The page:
Few things frustrate me more than lack of a proper diagnosis.  Certainly, there are some cases where a diagnosis isn't attainable for financial, logistical, or medical reasons, but a lot of times, it's a failure on the part of the doctor.

A 10 year old great dane presented to me for a 5 week history of dribbling urine, which had progressed to not really being able to pee a full stream.  He wasn't straining, the urine was clear (not bloody) and he was otherwise acting normally.  His regular veterinarian had prescribed antibiotics 5 weeks ago, without any testing, and when those didn't help, prescribed a second antibiotic. The first error in logic is in this decision. Dribbling urine is not a common symptom of a urinary tract infection.  Antibiotics only help if a UTI is present and won't help a long list of other problems.  Signs of a urinary tract infection include frequent small urination, bloody urine, or straining to urinate.  Furthermore, male dogs are very unlikely to get a urinary tract infection without a mitigating factor, primarily due to the length of their urethra.  If a male dog indeed does have a UTI (confirmed with a urinalysis or culture), a search is indicated to look for the underlying cause (such as bladder stones, diabetes, etc.)

Medical training teaches the new doctor to start with a history (to gather a list of symptoms) and physical exam (to look for abnormalities), and then create a list of medical problems, followed by a list of most likely causes (differential diagnoses in medical terminology), which should each be ruled in or ruled out with testing.  This dog's problem list consists of dribbling urine, which could be a result of urinary incontinence, inability to empty his bladder (due to obstruction, bladder stones, mass, or spinal cord problems), or a long list of other possibilities.  The job of the clinician is to determine the cause of the symptoms, and most of the time, that requires testing.  I can't (nor can any human) be 100% sure if there's bladder stones, or bacteria, or a mass in the bladder without imaging (such as ultrasound). The treatment for each of these is very different, and so a diagnosis must be achieved to select the proper course of therapy.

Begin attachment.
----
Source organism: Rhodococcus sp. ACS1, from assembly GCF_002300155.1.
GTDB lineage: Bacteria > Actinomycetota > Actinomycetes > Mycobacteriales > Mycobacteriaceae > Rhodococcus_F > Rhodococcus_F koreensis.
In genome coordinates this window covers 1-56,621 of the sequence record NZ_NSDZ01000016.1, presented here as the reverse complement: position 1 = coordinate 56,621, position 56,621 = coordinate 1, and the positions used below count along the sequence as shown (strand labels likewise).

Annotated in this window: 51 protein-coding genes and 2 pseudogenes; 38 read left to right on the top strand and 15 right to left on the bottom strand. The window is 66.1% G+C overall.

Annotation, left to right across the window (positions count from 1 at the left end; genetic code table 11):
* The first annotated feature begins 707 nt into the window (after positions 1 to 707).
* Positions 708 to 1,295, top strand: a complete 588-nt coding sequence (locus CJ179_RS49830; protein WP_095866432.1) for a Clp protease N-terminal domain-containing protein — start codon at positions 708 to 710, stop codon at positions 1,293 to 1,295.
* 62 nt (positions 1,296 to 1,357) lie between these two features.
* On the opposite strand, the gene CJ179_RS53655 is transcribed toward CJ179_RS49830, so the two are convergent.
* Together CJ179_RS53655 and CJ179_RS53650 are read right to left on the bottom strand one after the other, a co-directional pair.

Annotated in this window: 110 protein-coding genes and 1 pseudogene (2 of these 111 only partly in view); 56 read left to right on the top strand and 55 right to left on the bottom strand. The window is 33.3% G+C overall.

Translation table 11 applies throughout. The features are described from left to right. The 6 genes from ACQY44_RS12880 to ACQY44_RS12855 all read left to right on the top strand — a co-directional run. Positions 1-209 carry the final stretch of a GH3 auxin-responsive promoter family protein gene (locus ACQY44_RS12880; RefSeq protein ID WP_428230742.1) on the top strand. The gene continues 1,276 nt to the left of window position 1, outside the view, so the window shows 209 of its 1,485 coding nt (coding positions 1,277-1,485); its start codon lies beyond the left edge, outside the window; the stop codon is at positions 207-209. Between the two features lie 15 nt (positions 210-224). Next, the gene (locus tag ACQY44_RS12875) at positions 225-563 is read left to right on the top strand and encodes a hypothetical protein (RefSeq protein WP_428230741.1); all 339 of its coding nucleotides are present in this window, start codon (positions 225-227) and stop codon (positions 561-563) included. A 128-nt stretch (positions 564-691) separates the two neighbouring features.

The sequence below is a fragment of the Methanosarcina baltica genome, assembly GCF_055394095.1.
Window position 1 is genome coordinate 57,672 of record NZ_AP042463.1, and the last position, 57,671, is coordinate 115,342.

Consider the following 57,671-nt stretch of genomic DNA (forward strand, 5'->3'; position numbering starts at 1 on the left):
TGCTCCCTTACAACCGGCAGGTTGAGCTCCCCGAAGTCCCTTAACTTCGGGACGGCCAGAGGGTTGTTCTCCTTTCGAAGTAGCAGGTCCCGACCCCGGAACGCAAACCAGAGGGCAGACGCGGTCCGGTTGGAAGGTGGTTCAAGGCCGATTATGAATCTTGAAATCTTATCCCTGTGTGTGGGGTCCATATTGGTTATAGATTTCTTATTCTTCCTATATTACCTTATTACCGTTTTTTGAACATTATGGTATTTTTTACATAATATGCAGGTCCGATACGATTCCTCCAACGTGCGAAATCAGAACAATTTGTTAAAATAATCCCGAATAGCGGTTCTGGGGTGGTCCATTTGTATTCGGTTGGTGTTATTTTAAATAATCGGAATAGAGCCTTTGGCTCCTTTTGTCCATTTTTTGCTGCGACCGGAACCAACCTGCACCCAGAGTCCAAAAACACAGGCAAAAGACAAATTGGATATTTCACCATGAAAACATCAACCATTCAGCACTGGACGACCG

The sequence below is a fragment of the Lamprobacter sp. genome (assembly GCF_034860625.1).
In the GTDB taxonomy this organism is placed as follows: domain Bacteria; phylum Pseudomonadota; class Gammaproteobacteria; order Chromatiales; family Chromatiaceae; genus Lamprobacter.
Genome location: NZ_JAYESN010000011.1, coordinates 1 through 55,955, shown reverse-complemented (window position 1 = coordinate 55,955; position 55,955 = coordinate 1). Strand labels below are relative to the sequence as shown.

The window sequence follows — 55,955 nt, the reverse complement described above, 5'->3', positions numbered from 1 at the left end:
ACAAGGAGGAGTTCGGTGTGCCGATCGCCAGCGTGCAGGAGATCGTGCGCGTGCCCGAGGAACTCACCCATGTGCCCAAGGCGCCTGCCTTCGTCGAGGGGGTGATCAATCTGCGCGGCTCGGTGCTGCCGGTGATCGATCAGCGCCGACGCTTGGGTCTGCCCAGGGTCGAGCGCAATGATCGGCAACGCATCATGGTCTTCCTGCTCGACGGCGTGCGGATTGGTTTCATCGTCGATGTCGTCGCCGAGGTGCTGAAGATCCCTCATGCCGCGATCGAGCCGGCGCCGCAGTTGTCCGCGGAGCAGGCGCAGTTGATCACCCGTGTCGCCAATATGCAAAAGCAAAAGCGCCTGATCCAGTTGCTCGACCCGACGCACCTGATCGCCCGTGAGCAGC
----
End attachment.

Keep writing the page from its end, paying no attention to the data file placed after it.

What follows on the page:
Unfortunately, the regular vet did not recommend nor offer any testing, such as a urinalysis or imaging to the clients.  When their dog didn't improve after the antibiotics, the vet added pain medications to "relax" the dog's muscles, which also didn't provide any relief or ability to urinate.  When the patient still didn't get better, referral was not offered or any sort of diagnosis as to the cause of his symptoms.  The clients didn't know to ask for any other testing (as most laypeople have no way of guessing at the proper tests, and trust their doctor implicitly to do the right thing). When the clients felt their dog was simply too uncomfortable, they showed up at the ER for evaluation.

Immediately upon hearing the history I knew that this dog never had a urinary tract infection.  As I mentioned above, UTIs are rare in male dogs.  More likely, the cause of an adult/geriatric male dog to be dribbling urine is a bladder mass or bladder stones. I recommended an ultrasound, which was immediately authorized, and found the large mass with ease.

Breaking the sad news to the clients was beyond devastating.  I am frustrated at the poor diagnostic process and lack of options the clients were given; perhaps 5 weeks ago, the tumor would have been operable.